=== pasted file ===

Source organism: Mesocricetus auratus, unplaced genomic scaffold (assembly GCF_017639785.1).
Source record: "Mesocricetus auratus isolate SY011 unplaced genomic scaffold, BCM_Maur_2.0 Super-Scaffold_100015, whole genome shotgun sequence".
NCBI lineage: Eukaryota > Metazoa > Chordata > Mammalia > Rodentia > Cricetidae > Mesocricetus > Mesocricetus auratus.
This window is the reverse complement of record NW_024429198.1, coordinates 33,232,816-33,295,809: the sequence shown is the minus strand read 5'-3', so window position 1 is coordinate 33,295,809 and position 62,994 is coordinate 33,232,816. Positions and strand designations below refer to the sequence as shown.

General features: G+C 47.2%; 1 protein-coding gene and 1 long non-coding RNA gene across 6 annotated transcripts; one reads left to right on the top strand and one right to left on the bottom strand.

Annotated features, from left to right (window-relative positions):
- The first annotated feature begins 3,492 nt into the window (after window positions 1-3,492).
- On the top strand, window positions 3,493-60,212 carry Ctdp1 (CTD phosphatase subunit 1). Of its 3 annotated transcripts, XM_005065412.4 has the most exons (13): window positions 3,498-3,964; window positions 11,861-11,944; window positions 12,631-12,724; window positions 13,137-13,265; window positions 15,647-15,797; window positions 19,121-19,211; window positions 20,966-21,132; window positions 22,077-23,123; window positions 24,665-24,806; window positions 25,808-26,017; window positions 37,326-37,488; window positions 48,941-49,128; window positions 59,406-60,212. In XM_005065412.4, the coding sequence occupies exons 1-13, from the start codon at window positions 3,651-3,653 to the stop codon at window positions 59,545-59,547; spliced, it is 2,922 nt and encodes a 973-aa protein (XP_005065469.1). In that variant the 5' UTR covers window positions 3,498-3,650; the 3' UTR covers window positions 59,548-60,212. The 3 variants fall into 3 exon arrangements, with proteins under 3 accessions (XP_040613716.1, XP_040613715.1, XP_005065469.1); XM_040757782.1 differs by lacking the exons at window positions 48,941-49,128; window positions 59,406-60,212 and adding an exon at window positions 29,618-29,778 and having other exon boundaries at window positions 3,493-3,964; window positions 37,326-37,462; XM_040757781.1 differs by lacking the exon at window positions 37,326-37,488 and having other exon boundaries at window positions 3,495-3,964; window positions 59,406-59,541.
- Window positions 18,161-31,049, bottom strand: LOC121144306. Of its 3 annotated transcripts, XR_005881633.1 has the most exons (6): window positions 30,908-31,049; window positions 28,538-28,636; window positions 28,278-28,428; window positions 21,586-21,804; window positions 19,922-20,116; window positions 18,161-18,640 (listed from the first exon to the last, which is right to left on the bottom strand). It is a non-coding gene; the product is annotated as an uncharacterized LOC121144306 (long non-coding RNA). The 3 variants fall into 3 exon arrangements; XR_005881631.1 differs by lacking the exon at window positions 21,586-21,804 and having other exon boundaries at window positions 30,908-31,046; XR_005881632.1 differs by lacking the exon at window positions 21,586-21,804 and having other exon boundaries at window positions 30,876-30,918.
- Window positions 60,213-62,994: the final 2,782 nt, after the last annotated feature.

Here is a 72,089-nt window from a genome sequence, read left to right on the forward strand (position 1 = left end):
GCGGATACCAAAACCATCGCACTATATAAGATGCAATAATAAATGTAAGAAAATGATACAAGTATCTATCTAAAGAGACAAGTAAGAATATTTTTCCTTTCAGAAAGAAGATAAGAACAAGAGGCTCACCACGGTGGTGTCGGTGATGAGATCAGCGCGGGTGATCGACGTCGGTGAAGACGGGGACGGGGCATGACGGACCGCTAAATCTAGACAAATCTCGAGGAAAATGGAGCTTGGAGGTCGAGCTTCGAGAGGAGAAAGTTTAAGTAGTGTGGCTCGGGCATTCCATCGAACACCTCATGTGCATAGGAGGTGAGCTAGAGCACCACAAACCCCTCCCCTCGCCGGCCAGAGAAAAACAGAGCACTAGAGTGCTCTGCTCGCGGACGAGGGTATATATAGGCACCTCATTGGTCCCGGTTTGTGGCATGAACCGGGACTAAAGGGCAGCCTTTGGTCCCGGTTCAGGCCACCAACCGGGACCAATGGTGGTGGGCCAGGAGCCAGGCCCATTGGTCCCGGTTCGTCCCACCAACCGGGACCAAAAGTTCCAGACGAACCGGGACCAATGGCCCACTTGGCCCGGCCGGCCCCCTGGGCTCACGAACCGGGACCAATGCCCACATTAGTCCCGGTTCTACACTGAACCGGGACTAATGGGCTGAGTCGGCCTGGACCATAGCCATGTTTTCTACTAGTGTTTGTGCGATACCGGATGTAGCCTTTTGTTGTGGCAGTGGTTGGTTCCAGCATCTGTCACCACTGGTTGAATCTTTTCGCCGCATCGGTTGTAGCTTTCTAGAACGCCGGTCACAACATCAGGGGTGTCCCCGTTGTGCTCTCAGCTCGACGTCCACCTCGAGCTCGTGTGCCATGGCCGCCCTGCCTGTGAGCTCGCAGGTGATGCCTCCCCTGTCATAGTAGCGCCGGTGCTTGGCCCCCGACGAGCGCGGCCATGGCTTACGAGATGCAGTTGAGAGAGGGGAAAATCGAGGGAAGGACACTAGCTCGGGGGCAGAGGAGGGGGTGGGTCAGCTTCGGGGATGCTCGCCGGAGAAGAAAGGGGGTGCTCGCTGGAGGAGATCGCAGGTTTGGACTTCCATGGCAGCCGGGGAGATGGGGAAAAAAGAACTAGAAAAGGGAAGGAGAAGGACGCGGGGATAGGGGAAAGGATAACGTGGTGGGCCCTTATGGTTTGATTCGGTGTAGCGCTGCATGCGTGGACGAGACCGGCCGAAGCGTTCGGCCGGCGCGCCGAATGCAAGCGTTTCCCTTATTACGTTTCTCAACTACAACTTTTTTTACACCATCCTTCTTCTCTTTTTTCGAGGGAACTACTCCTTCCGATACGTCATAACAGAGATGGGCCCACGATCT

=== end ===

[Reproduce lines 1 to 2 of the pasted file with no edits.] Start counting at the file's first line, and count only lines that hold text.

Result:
Source organism: Mesocricetus auratus, unplaced genomic scaffold (assembly GCF_017639785.1).
Source record: "Mesocricetus auratus isolate SY011 unplaced genomic scaffold, BCM_Maur_2.0 Super-Scaffold_100015, whole genome shotgun sequence".